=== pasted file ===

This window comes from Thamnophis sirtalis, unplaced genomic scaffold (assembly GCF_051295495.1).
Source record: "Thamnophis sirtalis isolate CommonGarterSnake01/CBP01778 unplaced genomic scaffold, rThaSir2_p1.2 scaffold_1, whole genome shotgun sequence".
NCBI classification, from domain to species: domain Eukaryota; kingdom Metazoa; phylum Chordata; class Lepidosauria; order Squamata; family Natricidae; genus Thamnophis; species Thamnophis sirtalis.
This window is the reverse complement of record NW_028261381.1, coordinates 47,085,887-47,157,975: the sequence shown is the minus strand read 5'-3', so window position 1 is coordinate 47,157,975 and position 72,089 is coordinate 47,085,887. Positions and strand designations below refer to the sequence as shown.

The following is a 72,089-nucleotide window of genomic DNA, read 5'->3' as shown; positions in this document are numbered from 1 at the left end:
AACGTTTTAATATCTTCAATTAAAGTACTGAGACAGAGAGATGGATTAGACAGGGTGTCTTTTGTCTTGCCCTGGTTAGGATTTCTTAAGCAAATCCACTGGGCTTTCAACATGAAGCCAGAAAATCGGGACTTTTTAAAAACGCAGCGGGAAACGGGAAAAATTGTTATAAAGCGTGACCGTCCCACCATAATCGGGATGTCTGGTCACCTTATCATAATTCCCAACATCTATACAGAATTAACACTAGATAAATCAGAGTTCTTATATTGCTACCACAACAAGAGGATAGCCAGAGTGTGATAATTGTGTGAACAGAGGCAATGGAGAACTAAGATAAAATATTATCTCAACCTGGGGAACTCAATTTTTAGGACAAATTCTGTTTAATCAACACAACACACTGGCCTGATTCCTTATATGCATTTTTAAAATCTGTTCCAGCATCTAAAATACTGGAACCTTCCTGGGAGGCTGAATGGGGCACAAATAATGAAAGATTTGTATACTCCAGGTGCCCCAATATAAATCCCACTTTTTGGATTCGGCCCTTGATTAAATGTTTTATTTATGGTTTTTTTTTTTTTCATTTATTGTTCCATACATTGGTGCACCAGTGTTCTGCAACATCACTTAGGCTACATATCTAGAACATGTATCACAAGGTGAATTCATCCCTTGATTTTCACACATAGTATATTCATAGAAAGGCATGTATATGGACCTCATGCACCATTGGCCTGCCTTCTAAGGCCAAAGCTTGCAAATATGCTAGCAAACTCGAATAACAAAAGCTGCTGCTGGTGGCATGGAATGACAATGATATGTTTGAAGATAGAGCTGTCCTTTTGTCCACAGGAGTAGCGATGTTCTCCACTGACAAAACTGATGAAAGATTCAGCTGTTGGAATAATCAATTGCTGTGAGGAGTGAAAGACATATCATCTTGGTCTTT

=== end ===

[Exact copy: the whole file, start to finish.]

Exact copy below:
This window comes from Thamnophis sirtalis, unplaced genomic scaffold (assembly GCF_051295495.1).
Source record: "Thamnophis sirtalis isolate CommonGarterSnake01/CBP01778 unplaced genomic scaffold, rThaSir2_p1.2 scaffold_1, whole genome shotgun sequence".
NCBI classification, from domain to species: domain Eukaryota; kingdom Metazoa; phylum Chordata; class Lepidosauria; order Squamata; family Natricidae; genus Thamnophis; species Thamnophis sirtalis.
This window is the reverse complement of record NW_028261381.1, coordinates 47,085,887-47,157,975: the sequence shown is the minus strand read 5'-3', so window position 1 is coordinate 47,157,975 and position 72,089 is coordinate 47,085,887. Positions and strand designations below refer to the sequence as shown.

The following is a 72,089-nucleotide window of genomic DNA, read 5'->3' as shown; positions in this document are numbered from 1 at the left end:
AACGTTTTAATATCTTCAATTAAAGTACTGAGACAGAGAGATGGATTAGACAGGGTGTCTTTTGTCTTGCCCTGGTTAGGATTTCTTAAGCAAATCCACTGGGCTTTCAACATGAAGCCAGAAAATCGGGACTTTTTAAAAACGCAGCGGGAAACGGGAAAAATTGTTATAAAGCGTGACCGTCCCACCATAATCGGGATGTCTGGTCACCTTATCATAATTCCCAACATCTATACAGAATTAACACTAGATAAATCAGAGTTCTTATATTGCTACCACAACAAGAGGATAGCCAGAGTGTGATAATTGTGTGAACAGAGGCAATGGAGAACTAAGATAAAATATTATCTCAACCTGGGGAACTCAATTTTTAGGACAAATTCTGTTTAATCAACACAACACACTGGCCTGATTCCTTATATGCATTTTTAAAATCTGTTCCAGCATCTAAAATACTGGAACCTTCCTGGGAGGCTGAATGGGGCACAAATAATGAAAGATTTGTATACTCCAGGTGCCCCAATATAAATCCCACTTTTTGGATTCGGCCCTTGATTAAATGTTTTATTTATGGTTTTTTTTTTTTTCATTTATTGTTCCATACATTGGTGCACCAGTGTTCTGCAACATCACTTAGGCTACATATCTAGAACATGTATCACAAGGTGAATTCATCCCTTGATTTTCACACATAGTATATTCATAGAAAGGCATGTATATGGACCTCATGCACCATTGGCCTGCCTTCTAAGGCCAAAGCTTGCAAATATGCTAGCAAACTCGAATAACAAAAGCTGCTGCTGGTGGCATGGAATGACAATGATATGTTTGAAGATAGAGCTGTCCTTTTGTCCACAGGAGTAGCGATGTTCTCCACTGACAAAACTGATGAAAGATTCAGCTGTTGGAATAATCAATTGCTGTGAGGAGTGAAAGACATATCATCTTGGTCTTT